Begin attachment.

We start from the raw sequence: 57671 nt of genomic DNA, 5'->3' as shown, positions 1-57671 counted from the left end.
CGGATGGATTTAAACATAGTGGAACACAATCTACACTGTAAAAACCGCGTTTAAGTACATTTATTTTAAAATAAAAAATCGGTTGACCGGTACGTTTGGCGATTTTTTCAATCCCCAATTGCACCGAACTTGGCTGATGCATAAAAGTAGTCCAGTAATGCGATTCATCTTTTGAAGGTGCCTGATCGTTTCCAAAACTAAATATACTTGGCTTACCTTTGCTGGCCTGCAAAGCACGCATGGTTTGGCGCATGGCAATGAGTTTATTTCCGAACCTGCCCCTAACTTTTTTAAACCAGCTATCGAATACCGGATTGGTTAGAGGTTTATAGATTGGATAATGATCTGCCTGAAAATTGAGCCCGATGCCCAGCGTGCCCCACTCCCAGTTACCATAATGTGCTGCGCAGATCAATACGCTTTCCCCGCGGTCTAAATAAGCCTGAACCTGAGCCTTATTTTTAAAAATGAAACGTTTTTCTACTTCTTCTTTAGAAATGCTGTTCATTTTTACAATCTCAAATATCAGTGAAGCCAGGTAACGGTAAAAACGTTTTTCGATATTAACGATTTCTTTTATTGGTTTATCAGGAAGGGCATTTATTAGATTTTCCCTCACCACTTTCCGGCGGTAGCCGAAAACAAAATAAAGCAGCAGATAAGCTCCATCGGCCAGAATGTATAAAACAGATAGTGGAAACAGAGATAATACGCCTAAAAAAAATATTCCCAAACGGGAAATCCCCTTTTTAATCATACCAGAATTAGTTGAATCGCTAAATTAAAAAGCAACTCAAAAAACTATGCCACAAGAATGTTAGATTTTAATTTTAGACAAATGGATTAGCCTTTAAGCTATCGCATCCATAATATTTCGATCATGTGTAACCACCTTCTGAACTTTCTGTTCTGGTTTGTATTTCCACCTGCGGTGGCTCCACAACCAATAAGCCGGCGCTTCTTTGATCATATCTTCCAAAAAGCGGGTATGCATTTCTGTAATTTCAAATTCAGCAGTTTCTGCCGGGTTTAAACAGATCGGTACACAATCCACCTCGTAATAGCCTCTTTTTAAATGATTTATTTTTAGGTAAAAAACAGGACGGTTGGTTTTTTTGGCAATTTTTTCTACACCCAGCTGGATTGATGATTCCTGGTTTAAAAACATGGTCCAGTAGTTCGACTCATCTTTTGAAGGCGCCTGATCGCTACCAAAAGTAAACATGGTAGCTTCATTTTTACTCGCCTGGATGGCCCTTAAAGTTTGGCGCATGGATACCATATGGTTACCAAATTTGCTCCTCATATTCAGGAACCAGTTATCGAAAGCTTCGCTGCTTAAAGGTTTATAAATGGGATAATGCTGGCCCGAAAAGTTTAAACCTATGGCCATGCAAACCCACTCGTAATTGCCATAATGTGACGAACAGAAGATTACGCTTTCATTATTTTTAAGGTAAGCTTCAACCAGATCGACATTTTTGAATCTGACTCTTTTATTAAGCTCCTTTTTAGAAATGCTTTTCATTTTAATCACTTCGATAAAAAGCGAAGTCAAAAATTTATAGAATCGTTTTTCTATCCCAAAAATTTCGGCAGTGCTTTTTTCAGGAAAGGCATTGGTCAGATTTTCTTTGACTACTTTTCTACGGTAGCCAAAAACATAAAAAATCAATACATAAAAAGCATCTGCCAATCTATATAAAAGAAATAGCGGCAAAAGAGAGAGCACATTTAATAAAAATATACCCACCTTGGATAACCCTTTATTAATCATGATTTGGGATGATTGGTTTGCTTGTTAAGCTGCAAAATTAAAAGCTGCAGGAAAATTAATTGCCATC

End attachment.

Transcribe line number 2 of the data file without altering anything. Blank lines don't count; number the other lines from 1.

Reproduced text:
CGGATGGATTTAAACATAGTGGAACACAATCTACACTGTAAAAACCGCGTTTAAGTACATTTATTTTAAAATAAAAAATCGGTTGACCGGTACGTTTGGCGATTTTTTCAATCCCCAATTGCACCGAACTTGGCTGATGCATAAAAGTAGTCCAGTAATGCGATTCATCTTTTGAAGGTGCCTGATCGTTTCCAAAACTAAATATACTTGGCTTACCTTTGCTGGCCTGCAAAGCACGCATGGTTTGGCGCATGGCAATGAGTTTATTTCCGAACCTGCCCCTAACTTTTTTAAACCAGCTATCGAATACCGGATTGGTTAGAGGTTTATAGATTGGATAATGATCTGCCTGAAAATTGAGCCCGATGCCCAGCGTGCCCCACTCCCAGTTACCATAATGTGCTGCGCAGATCAATACGCTTTCCCCGCGGTCTAAATAAGCCTGAACCTGAGCCTTATTTTTAAAAATGAAACGTTTTTCTACTTCTTCTTTAGAAATGCTGTTCATTTTTACAATCTCAAATATCAGTGAAGCCAGGTAACGGTAAAAACGTTTTTCGATATTAACGATTTCTTTTATTGGTTTATCAGGAAGGGCATTTATTAGATTTTCCCTCACCACTTTCCGGCGGTAGCCGAAAACAAAATAAAGCAGCAGATAAGCTCCATCGGCCAGAATGTATAAAACAGATAGTGGAAACAGAGATAATACGCCTAAAAAAAATATTCCCAAACGGGAAATCCCCTTTTTAATCATACCAGAATTAGTTGAATCGCTAAATTAAAAAGCAACTCAAAAAACTATGCCACAAGAATGTTAGATTTTAATTTTAGACAAATGGATTAGCCTTTAAGCTATCGCATCCATAATATTTCGATCATGTGTAACCACCTTCTGAACTTTCTGTTCTGGTTTGTATTTCCACCTGCGGTGGCTCCACAACCAATAAGCCGGCGCTTCTTTGATCATATCTTCCAAAAAGCGGGTATGCATTTCTGTAATTTCAAATTCAGCAGTTTCTGCCGGGTTTAAACAGATCGGTACACAATCCACCTCGTAATAGCCTCTTTTTAAATGATTTATTTTTAGGTAAAAAACAGGACGGTTGGTTTTTTTGGCAATTTTTTCTACACCCAGCTGGATTGATGATTCCTGGTTTAAAAACATGGTCCAGTAGTTCGACTCATCTTTTGAAGGCGCCTGATCGCTACCAAAAGTAAACATGGTAGCTTCATTTTTACTCGCCTGGATGGCCCTTAAAGTTTGGCGCATGGATACCATATGGTTACCAAATTTGCTCCTCATATTCAGGAACCAGTTATCGAAAGCTTCGCTGCTTAAAGGTTTATAAATGGGATAATGCTGGCCCGAAAAGTTTAAACCTATGGCCATGCAAACCCACTCGTAATTGCCATAATGTGACGAACAGAAGATTACGCTTTCATTATTTTTAAGGTAAGCTTCAACCAGATCGACATTTTTGAATCTGACTCTTTTATTAAGCTCCTTTTTAGAAATGCTTTTCATTTTAATCACTTCGATAAAAAGCGAAGTCAAAAATTTATAGAATCGTTTTTCTATCCCAAAAATTTCGGCAGTGCTTTTTTCAGGAAAGGCATTGGTCAGATTTTCTTTGACTACTTTTCTACGGTAGCCAAAAACATAAAAAATCAATACATAAAAAGCATCTGCCAATCTATATAAAAGAAATAGCGGCAAAAGAGAGAGCACATTTAATAAAAATATACCCACCTTGGATAACCCTTTATTAATCATGATTTGGGATGATTGGTTTGCTTGTTAAGCTGCAAAATTAAAAGCTGCAGGAAAATTAATTGCCATC